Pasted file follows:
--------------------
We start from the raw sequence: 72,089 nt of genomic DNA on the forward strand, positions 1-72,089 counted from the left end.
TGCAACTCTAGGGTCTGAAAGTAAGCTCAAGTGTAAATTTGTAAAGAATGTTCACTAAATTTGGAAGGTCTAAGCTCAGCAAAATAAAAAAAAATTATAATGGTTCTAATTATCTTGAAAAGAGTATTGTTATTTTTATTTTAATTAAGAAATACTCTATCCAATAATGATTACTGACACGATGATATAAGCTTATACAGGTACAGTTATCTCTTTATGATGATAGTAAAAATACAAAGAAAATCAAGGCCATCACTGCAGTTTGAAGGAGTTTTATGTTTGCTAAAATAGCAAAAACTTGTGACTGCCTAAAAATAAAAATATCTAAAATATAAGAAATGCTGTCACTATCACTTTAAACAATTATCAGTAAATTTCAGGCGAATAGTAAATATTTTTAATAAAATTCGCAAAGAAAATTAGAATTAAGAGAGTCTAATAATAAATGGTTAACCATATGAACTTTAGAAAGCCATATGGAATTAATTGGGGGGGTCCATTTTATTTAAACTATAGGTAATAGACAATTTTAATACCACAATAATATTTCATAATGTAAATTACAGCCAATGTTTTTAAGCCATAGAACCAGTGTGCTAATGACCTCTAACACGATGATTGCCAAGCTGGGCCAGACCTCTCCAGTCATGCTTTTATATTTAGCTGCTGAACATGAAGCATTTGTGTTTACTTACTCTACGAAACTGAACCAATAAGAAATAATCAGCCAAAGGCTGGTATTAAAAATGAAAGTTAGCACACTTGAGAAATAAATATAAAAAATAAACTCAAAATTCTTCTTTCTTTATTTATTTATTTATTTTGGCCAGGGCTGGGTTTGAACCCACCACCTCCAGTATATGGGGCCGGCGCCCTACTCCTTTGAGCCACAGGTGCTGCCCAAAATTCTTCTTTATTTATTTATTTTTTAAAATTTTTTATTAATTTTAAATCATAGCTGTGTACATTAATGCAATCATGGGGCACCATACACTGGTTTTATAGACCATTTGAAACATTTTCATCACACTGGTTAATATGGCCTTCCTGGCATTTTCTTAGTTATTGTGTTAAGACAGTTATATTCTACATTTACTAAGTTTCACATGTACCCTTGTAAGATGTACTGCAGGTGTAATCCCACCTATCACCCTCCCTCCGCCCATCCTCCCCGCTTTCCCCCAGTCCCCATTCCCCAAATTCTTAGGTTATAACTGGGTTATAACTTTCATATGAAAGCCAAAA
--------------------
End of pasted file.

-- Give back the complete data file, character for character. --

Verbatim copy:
We start from the raw sequence: 72,089 nt of genomic DNA on the forward strand, positions 1-72,089 counted from the left end.
TGCAACTCTAGGGTCTGAAAGTAAGCTCAAGTGTAAATTTGTAAAGAATGTTCACTAAATTTGGAAGGTCTAAGCTCAGCAAAATAAAAAAAAATTATAATGGTTCTAATTATCTTGAAAAGAGTATTGTTATTTTTATTTTAATTAAGAAATACTCTATCCAATAATGATTACTGACACGATGATATAAGCTTATACAGGTACAGTTATCTCTTTATGATGATAGTAAAAATACAAAGAAAATCAAGGCCATCACTGCAGTTTGAAGGAGTTTTATGTTTGCTAAAATAGCAAAAACTTGTGACTGCCTAAAAATAAAAATATCTAAAATATAAGAAATGCTGTCACTATCACTTTAAACAATTATCAGTAAATTTCAGGCGAATAGTAAATATTTTTAATAAAATTCGCAAAGAAAATTAGAATTAAGAGAGTCTAATAATAAATGGTTAACCATATGAACTTTAGAAAGCCATATGGAATTAATTGGGGGGGTCCATTTTATTTAAACTATAGGTAATAGACAATTTTAATACCACAATAATATTTCATAATGTAAATTACAGCCAATGTTTTTAAGCCATAGAACCAGTGTGCTAATGACCTCTAACACGATGATTGCCAAGCTGGGCCAGACCTCTCCAGTCATGCTTTTATATTTAGCTGCTGAACATGAAGCATTTGTGTTTACTTACTCTACGAAACTGAACCAATAAGAAATAATCAGCCAAAGGCTGGTATTAAAAATGAAAGTTAGCACACTTGAGAAATAAATATAAAAAATAAACTCAAAATTCTTCTTTCTTTATTTATTTATTTATTTTGGCCAGGGCTGGGTTTGAACCCACCACCTCCAGTATATGGGGCCGGCGCCCTACTCCTTTGAGCCACAGGTGCTGCCCAAAATTCTTCTTTATTTATTTATTTTTTAAAATTTTTTATTAATTTTAAATCATAGCTGTGTACATTAATGCAATCATGGGGCACCATACACTGGTTTTATAGACCATTTGAAACATTTTCATCACACTGGTTAATATGGCCTTCCTGGCATTTTCTTAGTTATTGTGTTAAGACAGTTATATTCTACATTTACTAAGTTTCACATGTACCCTTGTAAGATGTACTGCAGGTGTAATCCCACCTATCACCCTCCCTCCGCCCATCCTCCCCGCTTTCCCCCAGTCCCCATTCCCCAAATTCTTAGGTTATAACTGGGTTATAACTTTCATATGAAAGCCAAAA